Most startups fail. Ninety percent or so. Often they fail before they even get off the ground, quietly slipping off the radar and into the deadpool. Whenever I encounter these situations, I try to find out and share what went wrong. It’s useful to do this because it offers lessons to other entrepreneurs, and because we try to paint a full picture of the startup world beyond flashy launches and frothy fundraises.
Here’s my latest contribution to that series: If you’re thinking of launching a tutoring startup, don’t. It’s really tough.
Case in point, Tutorspree. The company was founded in 2011. Now, after a few weeks of weighing its options as to whether it should shut down or continue on, the company has announced it will close up shop. “We learned about how to make the toughest decision of all – to shut Tutorspree down, not because it was not a business, but because we could not make it the company we wanted,” the founders wrote in a blog post.
Tutorspree graduated from Y Combinator in 2011, calling itself “Airbnb for tutors” and raising $1 million from Founder Collective, Sequoia Capital, Lerer Ventures (Disclosure: PandoDaily investor), SV Angel, Thrive Capital, and many big-name angel investors.
The round valued Tutorspree at $7 million, according to industry observers familiar with the company. Tutorspree moved back to New York and began work on its platform, earning high praise from BusinessWeek, The Huffington Post, Wired, the New York Times and the Wall Street Journal. Tutorspree’s mission was to match up quality tutors with students. Simple enough. It has accumulated 7000 tutors on its platform.
The problem, observers say, is that the company’s founders, Aaron Harris, Ryan Bednar, Josh Abrams had little experience in the education category and not enough time to gain domain expertise. Beyond that, marketplaces are difficult and tutoring is competitive. It is seasonal and it has geographical limitations. Once Tutorspree matches a tutor with its tutee, there is little to stop them from paying the tutor in-person and cutting Tutorspree (and its fees) out of the picture.
Tutorspree started out taking a 50% percent cut of its tutoring services. A quick search shows the average price for a math tutor in DC is $75 an hour. In New York, it’s $88 an hour and San Francisco runs you an average of $94 an hour. That makes sense in the handful of cities Tutorspree operates in, where parents have plenty of money to throw at their children’s education. Outside of New York, LA, San Francisco Chicago and DC, Tutorspree had a larger challenge.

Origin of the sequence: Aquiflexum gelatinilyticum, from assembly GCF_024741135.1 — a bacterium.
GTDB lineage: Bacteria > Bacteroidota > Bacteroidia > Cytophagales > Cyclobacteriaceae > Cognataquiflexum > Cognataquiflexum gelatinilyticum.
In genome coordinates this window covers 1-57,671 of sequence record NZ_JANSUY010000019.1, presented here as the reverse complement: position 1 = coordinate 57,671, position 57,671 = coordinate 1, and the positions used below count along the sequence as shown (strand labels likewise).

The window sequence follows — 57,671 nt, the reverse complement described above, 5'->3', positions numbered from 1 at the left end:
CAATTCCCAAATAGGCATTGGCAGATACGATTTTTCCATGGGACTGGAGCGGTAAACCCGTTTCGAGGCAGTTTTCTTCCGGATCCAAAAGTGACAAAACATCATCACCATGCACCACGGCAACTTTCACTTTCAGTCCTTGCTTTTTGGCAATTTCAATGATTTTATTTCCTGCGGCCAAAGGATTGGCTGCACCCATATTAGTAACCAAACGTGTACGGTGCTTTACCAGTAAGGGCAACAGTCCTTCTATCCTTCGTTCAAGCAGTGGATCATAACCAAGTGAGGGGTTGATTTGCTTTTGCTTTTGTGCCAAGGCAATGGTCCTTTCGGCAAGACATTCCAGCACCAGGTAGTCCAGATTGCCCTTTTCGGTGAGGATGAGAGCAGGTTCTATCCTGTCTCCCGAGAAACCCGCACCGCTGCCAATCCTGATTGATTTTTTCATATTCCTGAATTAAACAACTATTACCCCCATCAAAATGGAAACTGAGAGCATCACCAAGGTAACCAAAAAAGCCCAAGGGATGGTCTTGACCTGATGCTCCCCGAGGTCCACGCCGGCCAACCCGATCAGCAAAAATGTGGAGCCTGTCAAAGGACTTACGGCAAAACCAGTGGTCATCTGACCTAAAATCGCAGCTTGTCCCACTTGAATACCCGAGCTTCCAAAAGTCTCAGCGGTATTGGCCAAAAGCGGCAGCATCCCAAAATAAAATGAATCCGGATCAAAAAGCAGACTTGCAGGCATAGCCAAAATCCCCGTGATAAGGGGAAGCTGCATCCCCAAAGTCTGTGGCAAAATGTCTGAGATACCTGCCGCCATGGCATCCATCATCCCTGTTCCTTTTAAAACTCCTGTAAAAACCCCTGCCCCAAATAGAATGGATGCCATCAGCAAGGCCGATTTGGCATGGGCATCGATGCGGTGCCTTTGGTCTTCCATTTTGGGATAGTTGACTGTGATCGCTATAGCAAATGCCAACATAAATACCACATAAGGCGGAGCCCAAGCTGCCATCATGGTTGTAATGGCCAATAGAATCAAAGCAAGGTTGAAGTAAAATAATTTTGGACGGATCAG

The company recently took a new tact, partnering with schools to offer lower-cost tutors that charge $12 an hour on average, according to this story.
Some in the ed-tech industry believe there was an investment bubble for early stage ed-tech startups and it has popped. General VC’s are not as eager to invest in early stage education as they were six to 12 months ago, several industry observers said. The category’s long sales cycles don’t bode well for VC-backed companies. And the jury is out on freemium business models, too. Buzzy NYC education startup Lore, for example, sold in an acqui-hire to Noodle last year.
By early 2013, Tutorspree was in need of more capital. The company entered the market for a new round of funding but it was a challenge. Many of Tutorspree’s initial investors didn’t re-invest. The wider VC community isn’t convinced that tutoring is a viable business model for growing a big company with VC-friendly returns, one investor who passed on the deal said. And the ed-tech community is small. When one big ed-tech player passes, word spreads and it’s hard to raise from the smaller players.
Tutorspree ended up raising a small $800,000 round from Resolute.VC in February with room to add more capital if it found interested investors.
But a lack of capital was not the reason Tutorspree shut down, a source familiar with the situation said. Tutorspree’s biggest issue was that the company was too dependent on traffic from Google, which can be unreliable as Google changes its algorithm.*
It is a matter of opportunity cost for its founders: if this company isn’t going to be a big hit, then it may be worth their time to move onto something that will be. As Naval Ravikant of AngelList has said, “Startups only die for two reasons: The founder gives up, or they run out of money.” In this case, Tutorspree was making some money, but its founders decided to call it quits.
Tutorspree shut down with some money in the bank, which it will return to investors after creditors and employees are paid.*
Pandodaily reached out to the three founders of Tutorspree several times over the course of a week and they declined to participate in this story. I’ll update if that changes.
Update: The information followed by an asterisk has been added to my initial story after talking to more people familiar with the company.
[Image courtesy Tulane Public Relations]
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